Kurian Babykutty: [00:09:13] Well, our goal on day one was to actually save the church world. But one of the things that I’ve observed as an Indian, I’ve seen these guys who do Muslim ministry, and the way that the Muslim ministry is, you can’t just go there and tell them, hey, I know you’ve been believing in Prophet Mohammed all this while. Guess what? The real Lord is Jesus, you know, are you going to flip your beliefs? It doesn’t happen that way. I’ve seen people go to the Muslim world, spend two or three decades with them, living with them, being one of them, understanding them really well enough, and then over time bringing maybe ten families to the faith, ten. And so I’ve learned that in the marketing world, you have to be one of them to understand who they are, what they need, and where they might change. And so we wanted to serve the church world, but we knew nothing about the church world. And I thought that if we want to build products for the church world, a few years later, the best thing is to start serving them maybe in some angle in the nonprofit space who’s trying to reach the church world, figuring out exactly what their needs are. So today we’ve built two or three products in the church world this year, and we’re rolling them out next year, but it took us seven years to get there, and we use this time to really learn what a nonprofit is trying to do, what a Christian business is trying to do, what is Missional Marketing trying to do, right? You want to reach the church world. Why are they not just driving in hundreds to your office and saying, sign me up for SEO, sign me up for this? What’s the disconnect? So we took this while to learn the disconnect between the two, the chasm between the two, and how we can help. And so that’s what we always wanted to do, just that we began serving nonprofits with marketing, with marketing services.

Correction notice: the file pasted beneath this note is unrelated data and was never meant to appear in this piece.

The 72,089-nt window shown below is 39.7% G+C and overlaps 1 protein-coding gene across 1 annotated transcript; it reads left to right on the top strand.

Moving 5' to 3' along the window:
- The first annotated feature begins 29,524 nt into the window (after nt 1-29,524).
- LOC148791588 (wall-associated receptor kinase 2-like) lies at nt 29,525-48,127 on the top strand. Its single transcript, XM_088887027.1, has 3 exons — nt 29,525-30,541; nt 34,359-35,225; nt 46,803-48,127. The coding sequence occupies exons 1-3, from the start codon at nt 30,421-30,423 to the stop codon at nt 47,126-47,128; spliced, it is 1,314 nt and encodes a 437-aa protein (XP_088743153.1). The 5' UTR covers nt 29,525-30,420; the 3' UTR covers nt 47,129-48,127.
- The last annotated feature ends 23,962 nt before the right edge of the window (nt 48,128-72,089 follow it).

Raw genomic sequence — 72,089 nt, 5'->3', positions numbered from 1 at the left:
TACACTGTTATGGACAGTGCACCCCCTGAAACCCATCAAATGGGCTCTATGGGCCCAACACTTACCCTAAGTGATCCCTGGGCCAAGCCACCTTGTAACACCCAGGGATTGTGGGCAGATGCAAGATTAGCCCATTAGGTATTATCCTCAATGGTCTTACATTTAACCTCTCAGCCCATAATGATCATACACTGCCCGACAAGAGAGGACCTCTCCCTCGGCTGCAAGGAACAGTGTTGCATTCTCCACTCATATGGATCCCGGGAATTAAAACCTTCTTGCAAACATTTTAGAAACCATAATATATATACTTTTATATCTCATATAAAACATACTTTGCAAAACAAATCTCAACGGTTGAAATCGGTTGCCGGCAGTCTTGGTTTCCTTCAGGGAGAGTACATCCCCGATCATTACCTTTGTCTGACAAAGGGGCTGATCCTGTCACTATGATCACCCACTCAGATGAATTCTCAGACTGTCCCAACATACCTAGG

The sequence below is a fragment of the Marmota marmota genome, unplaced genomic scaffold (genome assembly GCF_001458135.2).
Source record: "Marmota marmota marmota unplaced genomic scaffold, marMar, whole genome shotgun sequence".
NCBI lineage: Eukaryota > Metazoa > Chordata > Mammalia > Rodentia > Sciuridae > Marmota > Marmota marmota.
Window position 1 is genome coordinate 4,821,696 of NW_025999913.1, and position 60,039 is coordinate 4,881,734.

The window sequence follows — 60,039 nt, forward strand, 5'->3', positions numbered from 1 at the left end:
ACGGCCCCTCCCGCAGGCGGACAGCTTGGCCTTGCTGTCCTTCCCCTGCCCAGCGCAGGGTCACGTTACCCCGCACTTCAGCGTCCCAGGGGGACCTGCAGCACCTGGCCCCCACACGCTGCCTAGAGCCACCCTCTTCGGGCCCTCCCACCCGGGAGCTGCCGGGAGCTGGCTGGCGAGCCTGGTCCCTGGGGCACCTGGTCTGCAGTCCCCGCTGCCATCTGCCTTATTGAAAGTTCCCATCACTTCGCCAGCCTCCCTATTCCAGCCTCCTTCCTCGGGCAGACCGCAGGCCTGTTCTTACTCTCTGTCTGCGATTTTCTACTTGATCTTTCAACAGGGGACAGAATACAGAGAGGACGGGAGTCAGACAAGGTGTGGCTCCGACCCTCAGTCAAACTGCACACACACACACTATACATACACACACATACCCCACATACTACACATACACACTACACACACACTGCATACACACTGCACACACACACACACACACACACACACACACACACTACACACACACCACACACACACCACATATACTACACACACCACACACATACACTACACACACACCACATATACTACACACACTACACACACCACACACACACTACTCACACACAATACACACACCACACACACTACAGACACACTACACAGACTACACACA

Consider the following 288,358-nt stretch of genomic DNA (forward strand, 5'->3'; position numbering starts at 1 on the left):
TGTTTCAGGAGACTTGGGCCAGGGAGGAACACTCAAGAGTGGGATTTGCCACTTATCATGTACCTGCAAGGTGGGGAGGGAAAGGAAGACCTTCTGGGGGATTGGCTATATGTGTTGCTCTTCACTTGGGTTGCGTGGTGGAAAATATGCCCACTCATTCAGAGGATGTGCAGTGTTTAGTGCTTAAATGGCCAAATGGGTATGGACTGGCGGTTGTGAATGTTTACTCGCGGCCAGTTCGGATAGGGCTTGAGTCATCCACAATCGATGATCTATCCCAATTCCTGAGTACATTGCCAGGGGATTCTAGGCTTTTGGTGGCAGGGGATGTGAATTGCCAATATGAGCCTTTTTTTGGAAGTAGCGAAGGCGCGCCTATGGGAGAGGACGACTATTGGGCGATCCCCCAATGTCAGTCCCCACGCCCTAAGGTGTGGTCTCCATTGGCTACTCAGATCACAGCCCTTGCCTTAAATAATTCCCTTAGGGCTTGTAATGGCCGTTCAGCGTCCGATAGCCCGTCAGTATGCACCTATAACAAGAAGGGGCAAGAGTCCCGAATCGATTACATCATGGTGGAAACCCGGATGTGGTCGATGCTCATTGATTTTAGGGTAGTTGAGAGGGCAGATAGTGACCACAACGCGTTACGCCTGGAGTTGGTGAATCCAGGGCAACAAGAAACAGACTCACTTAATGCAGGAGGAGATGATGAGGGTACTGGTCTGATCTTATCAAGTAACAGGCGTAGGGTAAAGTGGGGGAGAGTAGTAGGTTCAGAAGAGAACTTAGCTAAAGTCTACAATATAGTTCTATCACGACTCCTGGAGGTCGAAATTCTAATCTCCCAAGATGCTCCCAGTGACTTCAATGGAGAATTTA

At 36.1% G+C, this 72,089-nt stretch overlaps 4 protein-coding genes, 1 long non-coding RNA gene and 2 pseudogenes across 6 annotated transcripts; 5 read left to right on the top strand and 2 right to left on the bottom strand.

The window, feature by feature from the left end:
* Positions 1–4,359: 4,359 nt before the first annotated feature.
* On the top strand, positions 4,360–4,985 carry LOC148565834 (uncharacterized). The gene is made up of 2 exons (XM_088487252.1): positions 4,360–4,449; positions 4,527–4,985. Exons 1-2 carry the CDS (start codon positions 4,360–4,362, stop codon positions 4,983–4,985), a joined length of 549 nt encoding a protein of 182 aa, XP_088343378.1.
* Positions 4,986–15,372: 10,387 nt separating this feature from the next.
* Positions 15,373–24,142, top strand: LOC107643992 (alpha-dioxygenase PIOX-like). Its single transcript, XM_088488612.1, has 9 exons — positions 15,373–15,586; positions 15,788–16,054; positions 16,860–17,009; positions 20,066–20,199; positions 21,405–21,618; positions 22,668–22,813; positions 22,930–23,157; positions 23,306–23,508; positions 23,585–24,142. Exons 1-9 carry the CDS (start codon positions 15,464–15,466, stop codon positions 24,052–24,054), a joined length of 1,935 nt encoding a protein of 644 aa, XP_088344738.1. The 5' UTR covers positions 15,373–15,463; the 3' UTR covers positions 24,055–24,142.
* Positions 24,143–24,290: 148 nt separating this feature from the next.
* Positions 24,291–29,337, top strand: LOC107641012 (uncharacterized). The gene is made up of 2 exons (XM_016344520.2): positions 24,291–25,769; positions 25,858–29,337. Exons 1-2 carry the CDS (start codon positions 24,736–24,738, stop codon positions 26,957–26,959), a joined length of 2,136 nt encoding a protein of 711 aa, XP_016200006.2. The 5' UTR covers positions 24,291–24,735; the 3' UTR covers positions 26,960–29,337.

Jason Hamrock: [00:10:45] Okay. So you mentioned…So I’m really curious because you talk about the 40 Parables. How did that come about where you, I mean talk a little bit about the model, right? When I look at your website, I’m really intrigued because you do such a good job of leading me and telling me a story. And so for our audience, who are primarily church staff people, mostly communication directors, who themselves are trying to tell a story, what’s something you can share with them on how to relate the parables of what Jesus taught to what they’re trying to accomplish?